Someone, therefore, wanted the scene to be in the movie. The question is, why?
I think the answer may lie in alchemy, in the goal to implant a "meme", a "minimum unit of meaning," into the public consciousness, and thereby, to effect a form of magic. Magic is, after all, essentially the bending of another's will to one's own. It is, in its truest form, social engineering, the transformation of consciousness, and that, after all, is the goal of esoteric alchemy. Merely to leave the movie-going audience guessing as to the meaning of the scene is itself already a powerful form of social transformation and propaganda.
My own personal guess as to the meaning intended by the otherwise unnecessary scene is that someone in the Disney staff was saying "look to Egypt." But the symbolism of the scene runs much deeper. Blue and green had, of course, certain specific symbolic meanings within Egyptian lore. The size of the statue - dwarfing Bartha - also suggests something else: giants, the ancient race spoken of so often in ancient texts, including the Bible. It was, as most of us know, allegedly a hybrid race, the chimerical offspring of "the gods" and humans. There is even a Mesopotamian reference, though this may be stretching things, and that is once again symbolized by the blue-green color of the statue, and Bartha's comment, "I'm guessing that's significant."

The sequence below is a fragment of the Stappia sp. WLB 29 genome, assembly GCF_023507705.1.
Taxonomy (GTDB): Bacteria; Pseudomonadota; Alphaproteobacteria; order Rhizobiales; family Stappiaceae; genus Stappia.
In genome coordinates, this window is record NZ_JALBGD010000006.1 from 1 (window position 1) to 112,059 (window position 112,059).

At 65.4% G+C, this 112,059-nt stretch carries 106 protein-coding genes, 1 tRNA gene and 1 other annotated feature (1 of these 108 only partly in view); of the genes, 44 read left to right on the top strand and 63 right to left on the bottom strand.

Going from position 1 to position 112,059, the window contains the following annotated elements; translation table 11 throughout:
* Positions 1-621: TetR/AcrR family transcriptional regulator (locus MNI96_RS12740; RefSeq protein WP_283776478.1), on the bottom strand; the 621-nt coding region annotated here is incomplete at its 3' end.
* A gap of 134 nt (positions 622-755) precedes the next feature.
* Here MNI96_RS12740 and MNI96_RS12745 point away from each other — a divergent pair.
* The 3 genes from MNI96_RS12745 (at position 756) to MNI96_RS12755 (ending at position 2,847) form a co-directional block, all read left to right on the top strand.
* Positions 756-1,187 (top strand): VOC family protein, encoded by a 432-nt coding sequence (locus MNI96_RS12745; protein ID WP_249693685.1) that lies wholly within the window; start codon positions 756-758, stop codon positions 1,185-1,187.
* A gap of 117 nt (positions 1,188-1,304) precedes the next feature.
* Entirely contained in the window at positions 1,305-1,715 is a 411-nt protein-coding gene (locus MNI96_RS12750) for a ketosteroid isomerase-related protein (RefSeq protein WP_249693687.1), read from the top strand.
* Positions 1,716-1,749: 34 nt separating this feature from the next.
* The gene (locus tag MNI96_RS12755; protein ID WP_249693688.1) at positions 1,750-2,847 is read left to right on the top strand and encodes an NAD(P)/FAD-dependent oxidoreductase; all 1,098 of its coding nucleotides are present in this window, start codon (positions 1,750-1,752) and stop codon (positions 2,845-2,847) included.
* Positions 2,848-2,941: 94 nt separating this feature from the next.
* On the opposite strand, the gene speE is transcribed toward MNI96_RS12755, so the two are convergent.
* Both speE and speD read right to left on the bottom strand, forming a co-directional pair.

In Babylonian and Sumerian mythology, civilization was taught to mankind by a chimerical being called Oannes, half fish, half man. The blue-green color might be suggesting a Mesopotamian connection.
In any case, the real lesson here is that the symbolism was carefully chosen, the unnecessary scene was carefully plopped into the climax of a movie where it deliberately hovers in the consciousness of the movie-goer, working its effect, as it did on me, through the symboism employed.
This alchemical "meming" is much more overt in Disney's The Sorcerer's Apprentice, who in this case is played by actor Jay Baruchel to Cage's "Balthasar," the master magician and adept. The scene that lodged in my mind, again, was a short exchange of dialogue that otherwise was not entirely necessary to the storyline. Someone wanted to communicate information, not advance the story.